>Took me a while, but I did find some messages from the moral relativism
>thread--I think that is what you mentioned to me. Looks like an
>interesting discussion. One thing caught my eye, so I'll comment even
>though it wasn't at all you who said them:
Oh oh. After Wayne's palate cleansing monkeys (quite funny, btw),
I wasn't going to mess up these waters again. But since Ernie's
bringing in outside troops, I suppose I can do the same :-).
My brother has a bit of an interest in these things.
Here's his 2 bits on this thread. (He was being cc'd by Wayne
& me at the time, you'll recall). I spoke to him on the phone
about this a bit afterwards - this Binmore fellow apparently
makes the most progress in the directions I've been troubled with.
I suppose I should throw him on my reading list too....
Uri is finishing an MA at Hebrew U dealing with applying game theory
to political models. Something about modelling folks like Arafat
& Netanyahu as 'players' in a game, tuning the model, and trying
to use it predictively for future outcomes in various scenarios.
I've never entirely understood it.
So while he's in a poli sci faculty, he spends most of his time
researching game theory & mathematical & economics papers for his model.
As you see, he's no help at all to a relativist like me - he's
got his ethics firmly planted on the capital G Good and capital E
Can I forward this to the FoRK mailing list? (That means it gets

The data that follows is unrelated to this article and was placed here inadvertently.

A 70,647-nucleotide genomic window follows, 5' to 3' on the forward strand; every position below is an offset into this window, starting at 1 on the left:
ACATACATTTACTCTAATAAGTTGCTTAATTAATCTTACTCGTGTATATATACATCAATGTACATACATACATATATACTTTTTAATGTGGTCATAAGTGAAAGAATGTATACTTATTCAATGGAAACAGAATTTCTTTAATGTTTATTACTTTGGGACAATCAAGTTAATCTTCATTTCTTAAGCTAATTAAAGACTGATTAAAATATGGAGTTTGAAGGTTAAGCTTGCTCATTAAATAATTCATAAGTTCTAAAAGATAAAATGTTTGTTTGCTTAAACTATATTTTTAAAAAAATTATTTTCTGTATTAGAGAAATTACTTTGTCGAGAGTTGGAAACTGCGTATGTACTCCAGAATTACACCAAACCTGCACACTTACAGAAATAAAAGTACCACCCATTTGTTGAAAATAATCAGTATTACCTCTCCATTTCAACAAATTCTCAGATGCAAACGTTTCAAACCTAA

on the web, and gets read by >50 people).
Uri Resnick wrote:
> So, you've joined philosophy class. (I didn't quite make out
> exactly who said what but it sure sounded interesting anyway - I
> assume the bit about family gatherings and rituals was you)
> See what you've been missing;
> you could have done an artsy degree like me and done nothing but
> ramble about such nonsense for credit. (Of course, then you would have
> ended up an artsy bum like your kid brother.)
> A couple of simple things seem to have been missing, though, from the
> learned discussion. Noone in there seems to have heard about Kant, or
> Rawls, or Binmore. Not that these guys make too much of a difference
> to the basic gist, but at least they tried.
Perhaps you could summarize some of the basic contributions of these?
> The bottom line, though, I think, is that it's all kind of missing
> the point, which is: it's kind of futile to have a learned discussion
> about something which you either believe in or don't. If you don't, no
> amount of tonsil stretching pontification will change that. Same thing
> if you do.
True, but I think there is value in trying to figure out what you do
believe. The point isn't convincing others, I think, but rather
trying to come to grips
with what your internal values are. I don't dwell on these things,
but it is important to spend some time on them
when you want to put the rest of your life in context.
> By the way, the word 'hypocrites' made its way in their a few times.
> Who are the hypocrites? The guys who preach goodness and act rotten,